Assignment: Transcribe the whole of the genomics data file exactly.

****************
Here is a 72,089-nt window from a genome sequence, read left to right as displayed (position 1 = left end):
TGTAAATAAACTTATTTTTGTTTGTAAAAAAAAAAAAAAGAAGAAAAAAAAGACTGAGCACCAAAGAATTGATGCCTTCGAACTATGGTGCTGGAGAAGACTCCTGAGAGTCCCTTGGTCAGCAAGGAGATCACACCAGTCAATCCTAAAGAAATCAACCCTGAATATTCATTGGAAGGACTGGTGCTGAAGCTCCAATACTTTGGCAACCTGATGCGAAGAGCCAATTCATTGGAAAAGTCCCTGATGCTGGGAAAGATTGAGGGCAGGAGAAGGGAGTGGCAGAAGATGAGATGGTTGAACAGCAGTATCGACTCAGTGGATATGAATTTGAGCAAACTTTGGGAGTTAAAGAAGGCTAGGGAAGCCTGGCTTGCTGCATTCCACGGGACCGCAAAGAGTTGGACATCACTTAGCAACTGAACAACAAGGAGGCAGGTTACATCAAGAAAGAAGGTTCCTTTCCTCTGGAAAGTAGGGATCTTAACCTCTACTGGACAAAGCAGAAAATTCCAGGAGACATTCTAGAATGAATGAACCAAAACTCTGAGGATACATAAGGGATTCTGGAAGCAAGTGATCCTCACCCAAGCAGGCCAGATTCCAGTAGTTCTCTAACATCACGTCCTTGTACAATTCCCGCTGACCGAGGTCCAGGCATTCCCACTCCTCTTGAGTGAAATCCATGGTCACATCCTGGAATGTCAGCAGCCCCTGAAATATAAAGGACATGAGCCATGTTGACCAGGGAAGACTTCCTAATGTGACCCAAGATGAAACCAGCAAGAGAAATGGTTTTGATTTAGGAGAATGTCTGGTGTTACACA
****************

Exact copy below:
Here is a 72,089-nt window from a genome sequence, read left to right as displayed (position 1 = left end):
TGTAAATAAACTTATTTTTGTTTGTAAAAAAAAAAAAAAGAAGAAAAAAAAGACTGAGCACCAAAGAATTGATGCCTTCGAACTATGGTGCTGGAGAAGACTCCTGAGAGTCCCTTGGTCAGCAAGGAGATCACACCAGTCAATCCTAAAGAAATCAACCCTGAATATTCATTGGAAGGACTGGTGCTGAAGCTCCAATACTTTGGCAACCTGATGCGAAGAGCCAATTCATTGGAAAAGTCCCTGATGCTGGGAAAGATTGAGGGCAGGAGAAGGGAGTGGCAGAAGATGAGATGGTTGAACAGCAGTATCGACTCAGTGGATATGAATTTGAGCAAACTTTGGGAGTTAAAGAAGGCTAGGGAAGCCTGGCTTGCTGCATTCCACGGGACCGCAAAGAGTTGGACATCACTTAGCAACTGAACAACAAGGAGGCAGGTTACATCAAGAAAGAAGGTTCCTTTCCTCTGGAAAGTAGGGATCTTAACCTCTACTGGACAAAGCAGAAAATTCCAGGAGACATTCTAGAATGAATGAACCAAAACTCTGAGGATACATAAGGGATTCTGGAAGCAAGTGATCCTCACCCAAGCAGGCCAGATTCCAGTAGTTCTCTAACATCACGTCCTTGTACAATTCCCGCTGACCGAGGTCCAGGCATTCCCACTCCTCTTGAGTGAAATCCATGGTCACATCCTGGAATGTCAGCAGCCCCTGAAATATAAAGGACATGAGCCATGTTGACCAGGGAAGACTTCCTAATGTGACCCAAGATGAAACCAGCAAGAGAAATGGTTTTGATTTAGGAGAATGTCTGGTGTTACACA